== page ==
Insider is the product of my third collaborative venture with Frank Smoot, the designer and builder of some of the best small sailing trimarans around (www.diy-tris.com/). We both wanted to design and build a small but versatile sailing dinghy that was also suitable for rowing and power by small outboard, so we agreed to contribute our joint skills.
This is the result, ‘Insider’, so called because she was also designed to fit inside Frank’s Dodge Grand Caravan (in Europe known as a Chrysler grand Voyager). She should fit in the back of most MPV’s, vans or pick ups.
The Insider Dinghy is short enough and light enough to easily be handled by just about anyone. The hull is a planing design, so if you have the capability and guts, it will probably go faster under sail or outboard power than most other dinghies in its class. It’s also a delight to row, as the slender hull and comfortable seating position combine to optimize your ‘human-power experience’.
The simplest way to build the Insider Dinghy would be as a rowing / outboard boat. It would be about 20 lbs lighter than the centerboard and daggerbard sailing versions.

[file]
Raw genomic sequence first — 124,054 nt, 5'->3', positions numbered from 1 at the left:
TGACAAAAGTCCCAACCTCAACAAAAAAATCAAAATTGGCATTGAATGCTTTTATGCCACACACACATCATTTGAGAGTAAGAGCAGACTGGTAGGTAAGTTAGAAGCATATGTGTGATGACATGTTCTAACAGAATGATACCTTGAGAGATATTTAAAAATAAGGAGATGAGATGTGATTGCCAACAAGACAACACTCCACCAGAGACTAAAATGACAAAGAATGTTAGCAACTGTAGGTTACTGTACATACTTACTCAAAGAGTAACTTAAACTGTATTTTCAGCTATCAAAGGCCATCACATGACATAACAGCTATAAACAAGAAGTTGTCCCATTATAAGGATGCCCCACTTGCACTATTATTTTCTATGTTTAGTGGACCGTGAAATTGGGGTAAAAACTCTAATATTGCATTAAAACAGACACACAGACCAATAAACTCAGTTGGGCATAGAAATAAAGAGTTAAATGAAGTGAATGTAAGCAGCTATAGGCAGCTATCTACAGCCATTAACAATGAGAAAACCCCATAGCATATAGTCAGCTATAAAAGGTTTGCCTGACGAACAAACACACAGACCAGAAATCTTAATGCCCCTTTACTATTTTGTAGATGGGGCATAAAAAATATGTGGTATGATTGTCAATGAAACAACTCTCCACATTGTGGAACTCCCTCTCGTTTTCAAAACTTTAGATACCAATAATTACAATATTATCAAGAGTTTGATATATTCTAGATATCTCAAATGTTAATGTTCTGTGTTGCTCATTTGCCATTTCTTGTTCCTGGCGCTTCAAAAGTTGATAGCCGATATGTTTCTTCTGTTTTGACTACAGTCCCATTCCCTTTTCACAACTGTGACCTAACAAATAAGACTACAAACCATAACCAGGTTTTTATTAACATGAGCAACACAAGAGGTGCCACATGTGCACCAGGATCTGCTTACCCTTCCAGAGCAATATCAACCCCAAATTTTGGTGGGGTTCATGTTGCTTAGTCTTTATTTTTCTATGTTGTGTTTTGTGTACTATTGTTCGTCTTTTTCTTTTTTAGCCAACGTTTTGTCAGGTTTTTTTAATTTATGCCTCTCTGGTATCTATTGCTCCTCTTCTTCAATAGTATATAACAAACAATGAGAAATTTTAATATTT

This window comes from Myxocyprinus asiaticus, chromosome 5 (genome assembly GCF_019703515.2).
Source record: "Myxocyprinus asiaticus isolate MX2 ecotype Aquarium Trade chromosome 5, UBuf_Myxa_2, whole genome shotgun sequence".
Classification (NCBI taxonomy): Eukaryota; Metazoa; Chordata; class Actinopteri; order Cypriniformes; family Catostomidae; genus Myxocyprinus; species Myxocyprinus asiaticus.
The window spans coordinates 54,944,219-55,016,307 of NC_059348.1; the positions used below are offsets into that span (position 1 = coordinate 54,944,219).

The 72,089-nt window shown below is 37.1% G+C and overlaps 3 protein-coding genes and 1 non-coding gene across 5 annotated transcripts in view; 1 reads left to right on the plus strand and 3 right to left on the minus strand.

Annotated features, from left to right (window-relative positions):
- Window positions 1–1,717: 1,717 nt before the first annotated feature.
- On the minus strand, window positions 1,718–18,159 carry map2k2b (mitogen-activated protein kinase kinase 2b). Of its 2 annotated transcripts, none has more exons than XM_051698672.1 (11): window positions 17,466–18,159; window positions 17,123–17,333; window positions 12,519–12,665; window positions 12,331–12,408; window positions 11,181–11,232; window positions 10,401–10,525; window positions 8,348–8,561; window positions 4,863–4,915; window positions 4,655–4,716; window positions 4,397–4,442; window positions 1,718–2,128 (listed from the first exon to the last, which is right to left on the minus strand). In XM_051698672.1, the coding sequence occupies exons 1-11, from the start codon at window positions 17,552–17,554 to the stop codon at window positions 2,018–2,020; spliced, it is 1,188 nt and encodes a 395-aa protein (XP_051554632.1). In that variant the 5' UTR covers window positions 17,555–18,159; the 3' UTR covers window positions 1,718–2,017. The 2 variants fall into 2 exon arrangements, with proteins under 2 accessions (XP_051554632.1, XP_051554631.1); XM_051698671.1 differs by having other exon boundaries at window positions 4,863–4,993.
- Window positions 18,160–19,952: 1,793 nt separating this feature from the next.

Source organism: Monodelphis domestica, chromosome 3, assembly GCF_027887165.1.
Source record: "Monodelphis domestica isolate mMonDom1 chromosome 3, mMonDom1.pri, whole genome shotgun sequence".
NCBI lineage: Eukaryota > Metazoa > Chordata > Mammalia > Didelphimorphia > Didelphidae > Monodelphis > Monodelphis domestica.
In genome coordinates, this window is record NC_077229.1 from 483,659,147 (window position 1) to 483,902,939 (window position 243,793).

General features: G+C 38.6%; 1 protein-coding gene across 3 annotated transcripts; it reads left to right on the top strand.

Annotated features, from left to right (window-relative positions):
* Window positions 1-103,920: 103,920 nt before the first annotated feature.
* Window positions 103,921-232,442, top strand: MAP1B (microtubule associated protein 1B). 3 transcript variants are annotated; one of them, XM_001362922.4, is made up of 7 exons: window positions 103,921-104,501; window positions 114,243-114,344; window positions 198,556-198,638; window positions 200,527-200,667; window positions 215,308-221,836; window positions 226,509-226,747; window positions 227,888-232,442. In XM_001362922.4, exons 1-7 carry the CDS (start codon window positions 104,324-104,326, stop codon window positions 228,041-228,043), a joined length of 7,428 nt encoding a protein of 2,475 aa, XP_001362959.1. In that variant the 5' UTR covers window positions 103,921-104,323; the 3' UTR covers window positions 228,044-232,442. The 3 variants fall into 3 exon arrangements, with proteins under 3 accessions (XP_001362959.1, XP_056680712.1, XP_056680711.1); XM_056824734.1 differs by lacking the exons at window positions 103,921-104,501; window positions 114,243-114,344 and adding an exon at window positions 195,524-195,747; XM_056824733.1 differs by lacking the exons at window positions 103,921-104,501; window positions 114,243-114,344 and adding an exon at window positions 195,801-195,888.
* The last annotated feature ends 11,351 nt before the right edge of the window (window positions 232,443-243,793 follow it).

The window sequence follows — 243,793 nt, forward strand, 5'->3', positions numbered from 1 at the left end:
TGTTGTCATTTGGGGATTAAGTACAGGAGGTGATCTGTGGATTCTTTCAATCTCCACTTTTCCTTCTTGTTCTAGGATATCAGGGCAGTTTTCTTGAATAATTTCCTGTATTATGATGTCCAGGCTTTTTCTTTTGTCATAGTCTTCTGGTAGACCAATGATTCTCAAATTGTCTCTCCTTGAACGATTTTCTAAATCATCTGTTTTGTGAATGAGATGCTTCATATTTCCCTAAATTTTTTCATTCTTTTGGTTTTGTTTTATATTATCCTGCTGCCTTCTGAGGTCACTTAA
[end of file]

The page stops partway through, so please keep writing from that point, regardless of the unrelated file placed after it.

If you’d prefer to sail, you can set it up with a pivoting centerboard or a daggerboard, and add the rudder and mast steps. Now you can not only enjoy sailing it, but also have the option of rowing or motoring!
Sail Rig Options
Many builders of small sailing boats will already have several sail rigs. If that’s you, then you can most likely power the Insider Dinghy with a rig you already have. That alone can save as much as half the cost of building a small sailboat.
The rig shown in the photos and plans is a 65-sq. ft. leg-o-mutton rig with boom and loose foot. But most rigs from about 50 to about 75 sq. ft. would probably work just fine, because there are three separate mast locations spaced 7″ apart. This allows you to use the mast location that works best (balances the helm) with your particular sail rig. And if you opt for the pivoting centerboard, you get even more helm-balancing flexibility.
The hull construction is basic stitch-and-glue plywood. Frank used 3mm ply (because he already had it) for parts of the Insider Dinghy hull you’ll see in the photos, but it’s really a bit too thin and flimsy for this particular boat and any weight saved will be regained because it all would need to be glassed, preferably on both sides.
We recommend using 5 or 6 mm ply everywhere. You can get away with glassing just one side, or if you plan to be extremely gentle with it, just glassing the seams and epoxy-coating the rest. But whatever plywood you end up using, just make sure the glue is waterproof. I personally do a boil test - just to be sure.
6 sheets of 5 or 6 mm
¼ sheet of 1/2″
An extremely detailed construction manual including 200 photos detailing the complete building process, with over 70,000 words of explanatory text by Frank Smoot.
A separate drawings manual with (for the centerboard version), 48 drawings prepared from a 3D CAD model by Andrew Walters.